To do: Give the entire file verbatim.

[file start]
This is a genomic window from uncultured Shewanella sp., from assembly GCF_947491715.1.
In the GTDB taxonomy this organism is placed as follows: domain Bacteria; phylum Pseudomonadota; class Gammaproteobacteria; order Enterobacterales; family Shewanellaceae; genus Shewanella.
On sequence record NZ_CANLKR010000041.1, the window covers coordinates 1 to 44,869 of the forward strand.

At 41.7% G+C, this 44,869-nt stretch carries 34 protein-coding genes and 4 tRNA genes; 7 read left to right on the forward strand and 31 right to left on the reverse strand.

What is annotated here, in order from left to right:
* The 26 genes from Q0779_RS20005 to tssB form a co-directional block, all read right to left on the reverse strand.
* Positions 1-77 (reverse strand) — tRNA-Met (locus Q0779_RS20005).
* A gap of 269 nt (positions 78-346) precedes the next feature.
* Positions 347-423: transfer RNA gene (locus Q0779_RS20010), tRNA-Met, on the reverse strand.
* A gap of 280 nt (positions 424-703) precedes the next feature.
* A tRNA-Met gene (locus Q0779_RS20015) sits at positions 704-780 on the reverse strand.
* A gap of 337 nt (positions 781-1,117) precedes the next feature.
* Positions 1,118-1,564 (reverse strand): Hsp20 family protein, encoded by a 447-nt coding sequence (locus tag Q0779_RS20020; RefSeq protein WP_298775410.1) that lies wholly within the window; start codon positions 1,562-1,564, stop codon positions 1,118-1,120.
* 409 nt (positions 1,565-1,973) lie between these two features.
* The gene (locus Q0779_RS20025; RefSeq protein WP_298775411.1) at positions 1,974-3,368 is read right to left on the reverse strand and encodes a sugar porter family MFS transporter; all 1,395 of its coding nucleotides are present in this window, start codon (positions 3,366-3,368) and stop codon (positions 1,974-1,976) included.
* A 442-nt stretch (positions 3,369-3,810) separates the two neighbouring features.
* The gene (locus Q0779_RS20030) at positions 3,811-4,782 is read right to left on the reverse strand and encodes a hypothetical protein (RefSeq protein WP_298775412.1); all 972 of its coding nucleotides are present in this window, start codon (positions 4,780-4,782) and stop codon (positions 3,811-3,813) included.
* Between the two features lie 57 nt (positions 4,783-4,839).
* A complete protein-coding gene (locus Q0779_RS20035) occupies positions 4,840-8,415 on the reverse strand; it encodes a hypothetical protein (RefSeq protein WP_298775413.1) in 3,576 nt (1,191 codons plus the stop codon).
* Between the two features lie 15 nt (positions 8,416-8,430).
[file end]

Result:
This is a genomic window from uncultured Shewanella sp., from assembly GCF_947491715.1.
In the GTDB taxonomy this organism is placed as follows: domain Bacteria; phylum Pseudomonadota; class Gammaproteobacteria; order Enterobacterales; family Shewanellaceae; genus Shewanella.
On sequence record NZ_CANLKR010000041.1, the window covers coordinates 1 to 44,869 of the forward strand.

At 41.7% G+C, this 44,869-nt stretch carries 34 protein-coding genes and 4 tRNA genes; 7 read left to right on the forward strand and 31 right to left on the reverse strand.

What is annotated here, in order from left to right:
* The 26 genes from Q0779_RS20005 to tssB form a co-directional block, all read right to left on the reverse strand.
* Positions 1-77 (reverse strand) — tRNA-Met (locus Q0779_RS20005).
* A gap of 269 nt (positions 78-346) precedes the next feature.
* Positions 347-423: transfer RNA gene (locus Q0779_RS20010), tRNA-Met, on the reverse strand.
* A gap of 280 nt (positions 424-703) precedes the next feature.
* A tRNA-Met gene (locus Q0779_RS20015) sits at positions 704-780 on the reverse strand.
* A gap of 337 nt (positions 781-1,117) precedes the next feature.
* Positions 1,118-1,564 (reverse strand): Hsp20 family protein, encoded by a 447-nt coding sequence (locus tag Q0779_RS20020; RefSeq protein WP_298775410.1) that lies wholly within the window; start codon positions 1,562-1,564, stop codon positions 1,118-1,120.
* 409 nt (positions 1,565-1,973) lie between these two features.
* The gene (locus Q0779_RS20025; RefSeq protein WP_298775411.1) at positions 1,974-3,368 is read right to left on the reverse strand and encodes a sugar porter family MFS transporter; all 1,395 of its coding nucleotides are present in this window, start codon (positions 3,366-3,368) and stop codon (positions 1,974-1,976) included.
* A 442-nt stretch (positions 3,369-3,810) separates the two neighbouring features.
* The gene (locus Q0779_RS20030) at positions 3,811-4,782 is read right to left on the reverse strand and encodes a hypothetical protein (RefSeq protein WP_298775412.1); all 972 of its coding nucleotides are present in this window, start codon (positions 4,780-4,782) and stop codon (positions 3,811-3,813) included.
* Between the two features lie 57 nt (positions 4,783-4,839).
* A complete protein-coding gene (locus Q0779_RS20035) occupies positions 4,840-8,415 on the reverse strand; it encodes a hypothetical protein (RefSeq protein WP_298775413.1) in 3,576 nt (1,191 codons plus the stop codon).
* Between the two features lie 15 nt (positions 8,416-8,430).